The number of new exonerations for sexual assault has declined, and that's actually good news. The number has plunged because the availability of pretrial DNA testing has made it much less likely that somebody will be convicted due to misidentification. DNA-based exonerations jumped up through the 1990s and early 2000s and then started to decline as the availability of testing stopped innocent people from being convicted in the first place. There have been only two documented cases of misidentified rape victims being exonerated since 2009.

Drug crime convictions also get some heavy analysis here because of the disproportionate enforcement of drug laws and the corruption it fosters in black communities. Even though surveys from the Department of Health and Human Services show that white and black people use drugs at similar rates (12 percent and 13.7 percent, respectively), blacks are up to five times more likely to be arrested for drug crimes, depending on the year surveyed.

The report notes that there's very little effort to exonerate people convicted of low-level crimes, even if they are innocent. Much of the effort focuses on people with very long prison sentences instead. But drug crimes are a big exception. They account for 17 percent of all exonerations, the second largest category after murders.

The registry focuses on these types of exonerations because of how they illuminate some very serious trends in bad policing.  The registry notes clusters and groups of exonerations due to bad policing practices that draw in dozens, possibly even hundreds, of false convictions. In Harris County, Texas, for example, 157 exonerations happened over several years of people who had pleaded guilty to drug possession. Subsequent testing uncovered no illegal drugs in the substances that had been seized. And the registry notes that these exonerations only happened because Harris County has a policy of testing the drugs in a laboratory even if the suspect pleads guilty.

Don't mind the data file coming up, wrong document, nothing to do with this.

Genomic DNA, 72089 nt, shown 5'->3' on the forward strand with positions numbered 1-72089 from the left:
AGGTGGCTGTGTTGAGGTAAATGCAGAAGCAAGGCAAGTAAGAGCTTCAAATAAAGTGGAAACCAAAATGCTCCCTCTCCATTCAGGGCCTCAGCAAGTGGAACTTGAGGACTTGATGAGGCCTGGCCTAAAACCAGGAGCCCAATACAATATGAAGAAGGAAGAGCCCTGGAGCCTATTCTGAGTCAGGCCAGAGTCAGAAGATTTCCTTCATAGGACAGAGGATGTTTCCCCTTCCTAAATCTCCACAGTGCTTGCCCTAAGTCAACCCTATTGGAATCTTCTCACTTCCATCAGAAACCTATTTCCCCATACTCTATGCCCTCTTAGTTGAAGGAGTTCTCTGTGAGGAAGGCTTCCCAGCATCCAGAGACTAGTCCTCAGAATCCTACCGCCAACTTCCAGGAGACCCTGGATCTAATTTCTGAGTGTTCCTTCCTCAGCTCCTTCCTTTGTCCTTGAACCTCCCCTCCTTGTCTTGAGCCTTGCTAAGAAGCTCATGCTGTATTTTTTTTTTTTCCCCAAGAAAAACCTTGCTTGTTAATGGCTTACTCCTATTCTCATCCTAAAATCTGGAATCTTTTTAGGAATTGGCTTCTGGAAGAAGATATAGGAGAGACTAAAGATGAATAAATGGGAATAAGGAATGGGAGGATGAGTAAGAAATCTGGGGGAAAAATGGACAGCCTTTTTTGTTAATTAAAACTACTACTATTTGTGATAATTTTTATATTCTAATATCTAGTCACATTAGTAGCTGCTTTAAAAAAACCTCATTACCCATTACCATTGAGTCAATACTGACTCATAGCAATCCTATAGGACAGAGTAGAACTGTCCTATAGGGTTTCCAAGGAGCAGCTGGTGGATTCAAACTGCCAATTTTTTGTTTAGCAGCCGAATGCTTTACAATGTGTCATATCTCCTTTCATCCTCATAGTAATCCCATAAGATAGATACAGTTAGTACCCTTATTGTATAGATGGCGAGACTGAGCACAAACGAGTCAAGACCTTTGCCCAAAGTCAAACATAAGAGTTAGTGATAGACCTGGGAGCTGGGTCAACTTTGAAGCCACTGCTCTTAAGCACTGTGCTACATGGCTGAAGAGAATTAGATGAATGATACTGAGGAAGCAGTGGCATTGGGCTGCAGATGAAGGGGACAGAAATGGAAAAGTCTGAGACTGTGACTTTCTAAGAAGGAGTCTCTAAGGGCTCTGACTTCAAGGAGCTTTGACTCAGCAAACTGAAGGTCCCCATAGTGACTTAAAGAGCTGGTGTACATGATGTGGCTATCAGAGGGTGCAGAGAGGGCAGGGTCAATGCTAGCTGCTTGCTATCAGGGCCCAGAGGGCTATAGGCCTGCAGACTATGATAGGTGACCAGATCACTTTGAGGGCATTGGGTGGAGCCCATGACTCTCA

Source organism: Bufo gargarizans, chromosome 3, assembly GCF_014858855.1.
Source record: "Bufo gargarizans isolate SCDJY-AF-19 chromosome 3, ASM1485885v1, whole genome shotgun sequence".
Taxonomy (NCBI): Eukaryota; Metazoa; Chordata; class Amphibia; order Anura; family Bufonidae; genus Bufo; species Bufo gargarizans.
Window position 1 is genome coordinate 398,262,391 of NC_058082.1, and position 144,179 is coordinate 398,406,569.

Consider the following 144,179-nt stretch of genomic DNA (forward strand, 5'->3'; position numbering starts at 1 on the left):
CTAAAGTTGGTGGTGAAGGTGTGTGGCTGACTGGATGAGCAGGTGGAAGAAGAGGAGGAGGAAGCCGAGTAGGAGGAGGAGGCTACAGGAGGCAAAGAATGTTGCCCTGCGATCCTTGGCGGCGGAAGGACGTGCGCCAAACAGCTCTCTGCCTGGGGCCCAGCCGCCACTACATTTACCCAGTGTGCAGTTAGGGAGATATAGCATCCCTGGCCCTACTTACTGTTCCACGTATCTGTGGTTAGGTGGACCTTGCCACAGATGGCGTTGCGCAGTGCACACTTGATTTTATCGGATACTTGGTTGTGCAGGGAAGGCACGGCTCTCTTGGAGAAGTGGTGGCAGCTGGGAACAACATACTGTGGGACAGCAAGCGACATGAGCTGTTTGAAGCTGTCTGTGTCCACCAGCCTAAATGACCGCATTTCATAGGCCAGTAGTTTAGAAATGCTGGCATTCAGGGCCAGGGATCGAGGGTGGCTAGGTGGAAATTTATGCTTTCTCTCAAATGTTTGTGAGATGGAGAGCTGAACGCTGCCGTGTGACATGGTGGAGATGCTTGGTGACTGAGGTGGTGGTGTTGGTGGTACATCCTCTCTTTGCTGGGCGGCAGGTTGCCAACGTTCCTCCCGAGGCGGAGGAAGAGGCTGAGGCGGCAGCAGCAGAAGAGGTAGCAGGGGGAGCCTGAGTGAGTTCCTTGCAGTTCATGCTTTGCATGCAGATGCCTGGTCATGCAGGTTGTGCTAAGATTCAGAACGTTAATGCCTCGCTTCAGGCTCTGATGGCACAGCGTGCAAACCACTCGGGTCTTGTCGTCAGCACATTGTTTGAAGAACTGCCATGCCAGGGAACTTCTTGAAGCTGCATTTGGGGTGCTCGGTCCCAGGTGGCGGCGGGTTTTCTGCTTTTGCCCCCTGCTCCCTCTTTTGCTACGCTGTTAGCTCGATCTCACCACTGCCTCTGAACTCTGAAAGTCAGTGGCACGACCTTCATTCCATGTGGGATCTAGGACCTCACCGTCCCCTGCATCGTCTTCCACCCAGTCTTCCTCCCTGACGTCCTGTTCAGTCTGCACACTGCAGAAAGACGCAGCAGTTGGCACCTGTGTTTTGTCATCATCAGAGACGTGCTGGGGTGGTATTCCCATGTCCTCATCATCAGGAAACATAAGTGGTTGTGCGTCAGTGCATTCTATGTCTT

In Chicago, 186 people have been exonerated of drug crimes since 2017 due to a pack of police officers planting drugs, falsifying records, and committing perjury as part of running their own drug racket.

The emphasis on race when discussing criminal justice can frustrate people who see it all as a polarizing part of the culture war. The report doesn't treat it that way, fortunately. But what it does note in its conclusion is something libertarian criminal justice reformers note all the time. The elimination of the drug war entirely would result in a more just system that would be less likely to result in minorities as targets for police abuse. The solution to some of this racist police behavior isn't training or empathy or lectures on critical race theory. It's to just end the stupid drug war. The report concludes:

The causes of this extreme racial discrepancy are plain. Black people are much more likely than white people to be stopped and searched by officers who are trolling for drugs, which puts them at risk of false drug convictions based on factual errors. And Black people are the great majority of the victims of police officers who systematically fabricate evidence to frame innocent defendants for drug crimes.

The solution is equally clear: Stop treating illicit drug use primarily as a criminal problem. The War on Drugs is a heavy burden on our country, but the worst costs are born by Black people and other people of color. If white people were stopped, searched and humiliated as often as Black people, would we even have a War on Drugs? What if police across the country engaged in methodical programs of planting drugs on innocent white people? It's hard to believe.